How does it feel to know everyone’s watching? If any major American poet of my generation can answer that question, it must be Terrance Hayes. He must also know how many younger poets now imitate him, and how often large audiences—especially white ones—see only what they expect to see. Starting with Muscular Music (1999) the South Carolina–born poet has published eleven books, winning a National Book Award and a MacArthur “genius” grant, among other honors. After nearly twenty years in Pittsburgh—where, at one point, a huge portrait of him greeted travelers at the airport—Hayes has become a professor at NYU. Some people see him and think he speaks for Poetry. Or for Black poetry. Or for hip, with-it Black poetry. Or for Black men.
It must be frustrating, if not infuriating: a reason to fashion yourself as a puzzle, or an enigma, or a dilemma, as well as a reason for counterprogramming, for Black delight. At least that’s what his writings imply: they steer readers, insistently and consistently, away from one-dimensional representations—of masculinity, or Blackness, or eros, or up-to-the-moment-ness—directing those readers instead to manifold suppler, stranger ideas. “A poetics of Blackness,” he laments in Watch Your Language, his 2023 book of prose,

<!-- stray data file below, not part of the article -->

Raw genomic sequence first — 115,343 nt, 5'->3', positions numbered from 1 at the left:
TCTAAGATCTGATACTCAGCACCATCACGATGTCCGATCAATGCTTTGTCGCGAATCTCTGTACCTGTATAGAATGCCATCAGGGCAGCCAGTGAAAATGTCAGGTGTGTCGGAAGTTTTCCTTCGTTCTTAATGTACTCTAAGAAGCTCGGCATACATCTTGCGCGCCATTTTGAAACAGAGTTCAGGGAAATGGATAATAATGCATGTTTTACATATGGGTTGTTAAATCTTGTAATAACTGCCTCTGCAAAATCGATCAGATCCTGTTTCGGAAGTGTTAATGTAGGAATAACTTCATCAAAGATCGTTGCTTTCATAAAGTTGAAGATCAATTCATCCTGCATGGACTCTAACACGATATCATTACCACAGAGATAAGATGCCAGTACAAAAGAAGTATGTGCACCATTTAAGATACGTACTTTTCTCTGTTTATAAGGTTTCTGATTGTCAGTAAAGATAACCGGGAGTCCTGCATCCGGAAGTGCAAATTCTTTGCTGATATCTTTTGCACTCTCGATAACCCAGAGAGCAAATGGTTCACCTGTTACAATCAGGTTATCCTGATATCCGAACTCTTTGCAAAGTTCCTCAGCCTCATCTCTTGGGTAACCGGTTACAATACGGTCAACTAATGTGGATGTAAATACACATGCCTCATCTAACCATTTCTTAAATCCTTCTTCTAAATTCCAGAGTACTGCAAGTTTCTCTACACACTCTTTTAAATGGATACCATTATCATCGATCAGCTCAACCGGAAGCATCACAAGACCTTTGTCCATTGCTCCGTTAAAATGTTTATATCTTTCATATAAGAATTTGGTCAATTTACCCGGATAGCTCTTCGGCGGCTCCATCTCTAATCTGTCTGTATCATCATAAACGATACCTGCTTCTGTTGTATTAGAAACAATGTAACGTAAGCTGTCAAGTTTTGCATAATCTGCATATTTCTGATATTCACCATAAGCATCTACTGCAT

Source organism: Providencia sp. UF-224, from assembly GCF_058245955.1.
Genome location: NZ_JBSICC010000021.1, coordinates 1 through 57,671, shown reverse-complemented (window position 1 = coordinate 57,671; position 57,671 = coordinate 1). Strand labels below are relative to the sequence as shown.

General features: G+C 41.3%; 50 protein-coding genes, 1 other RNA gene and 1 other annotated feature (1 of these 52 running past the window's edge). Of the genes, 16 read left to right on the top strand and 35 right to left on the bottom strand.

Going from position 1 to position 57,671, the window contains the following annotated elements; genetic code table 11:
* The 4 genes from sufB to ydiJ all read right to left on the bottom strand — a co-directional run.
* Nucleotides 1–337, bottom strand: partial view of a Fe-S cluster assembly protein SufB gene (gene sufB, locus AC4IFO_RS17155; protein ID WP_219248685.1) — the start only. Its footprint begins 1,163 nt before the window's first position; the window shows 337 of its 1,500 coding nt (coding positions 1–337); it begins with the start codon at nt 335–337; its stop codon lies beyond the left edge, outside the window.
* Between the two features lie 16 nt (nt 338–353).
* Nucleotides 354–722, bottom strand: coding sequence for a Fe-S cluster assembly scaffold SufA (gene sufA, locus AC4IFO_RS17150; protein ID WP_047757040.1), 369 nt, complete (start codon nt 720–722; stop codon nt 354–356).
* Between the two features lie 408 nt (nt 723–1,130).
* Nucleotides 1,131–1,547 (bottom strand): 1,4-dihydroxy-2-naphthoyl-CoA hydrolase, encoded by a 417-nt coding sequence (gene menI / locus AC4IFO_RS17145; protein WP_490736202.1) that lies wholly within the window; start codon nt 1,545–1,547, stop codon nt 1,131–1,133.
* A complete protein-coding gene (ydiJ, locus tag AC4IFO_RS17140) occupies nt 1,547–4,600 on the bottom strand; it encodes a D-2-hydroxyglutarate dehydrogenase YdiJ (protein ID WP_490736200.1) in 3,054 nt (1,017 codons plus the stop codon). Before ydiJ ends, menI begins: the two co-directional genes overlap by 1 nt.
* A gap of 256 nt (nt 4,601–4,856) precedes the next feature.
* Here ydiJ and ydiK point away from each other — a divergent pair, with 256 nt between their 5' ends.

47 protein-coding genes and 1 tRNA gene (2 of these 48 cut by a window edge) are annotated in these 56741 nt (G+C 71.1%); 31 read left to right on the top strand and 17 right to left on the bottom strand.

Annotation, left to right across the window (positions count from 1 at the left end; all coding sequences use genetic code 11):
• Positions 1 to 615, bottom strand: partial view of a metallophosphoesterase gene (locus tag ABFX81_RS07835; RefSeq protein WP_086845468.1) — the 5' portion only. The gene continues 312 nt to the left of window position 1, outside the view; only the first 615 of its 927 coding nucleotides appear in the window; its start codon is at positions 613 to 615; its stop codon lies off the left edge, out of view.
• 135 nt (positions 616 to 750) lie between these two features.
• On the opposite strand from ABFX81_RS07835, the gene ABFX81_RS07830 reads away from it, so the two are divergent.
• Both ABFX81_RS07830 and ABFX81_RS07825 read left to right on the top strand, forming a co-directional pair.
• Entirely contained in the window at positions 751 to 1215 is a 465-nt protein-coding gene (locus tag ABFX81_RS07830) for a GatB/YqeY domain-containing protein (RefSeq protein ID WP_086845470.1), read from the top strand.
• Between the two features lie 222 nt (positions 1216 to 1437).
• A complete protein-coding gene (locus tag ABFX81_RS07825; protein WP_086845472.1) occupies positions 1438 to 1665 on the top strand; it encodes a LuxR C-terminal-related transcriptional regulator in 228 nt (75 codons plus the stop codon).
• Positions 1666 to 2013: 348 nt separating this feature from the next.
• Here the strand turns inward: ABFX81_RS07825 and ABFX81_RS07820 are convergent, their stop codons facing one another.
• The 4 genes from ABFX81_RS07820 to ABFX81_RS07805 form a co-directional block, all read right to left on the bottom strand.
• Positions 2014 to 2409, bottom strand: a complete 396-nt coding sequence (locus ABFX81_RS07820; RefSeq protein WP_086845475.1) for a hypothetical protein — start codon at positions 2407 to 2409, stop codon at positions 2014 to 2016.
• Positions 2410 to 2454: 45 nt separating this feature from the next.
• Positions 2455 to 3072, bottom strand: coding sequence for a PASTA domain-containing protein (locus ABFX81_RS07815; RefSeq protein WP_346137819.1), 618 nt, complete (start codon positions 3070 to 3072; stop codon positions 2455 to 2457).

“gives me the right to reprimand, in almost any manner I prefer, a white woman who tries to reduce my story to a cliché.” (Or a white man, or a white-run institution.) The poems in So to Speak, a collection of Hayes’s new poems released the same day as Watch Your Language, play off that reprimand even as they recap his formal inventions, his growth as a writer, and his fame. The poems remain canny, reflective, multiple-minded: parables of strength that reject single meanings. They show how far Hayes stands from any one story, both because all of us live out more than one story, and because Hayes, in particular, has lived out an art of verbal multiplicity. His poetic language is not only something to watch; it also becomes a way to dazzle and to confound: his parkour, his parachute, his plot armor, and his great escape.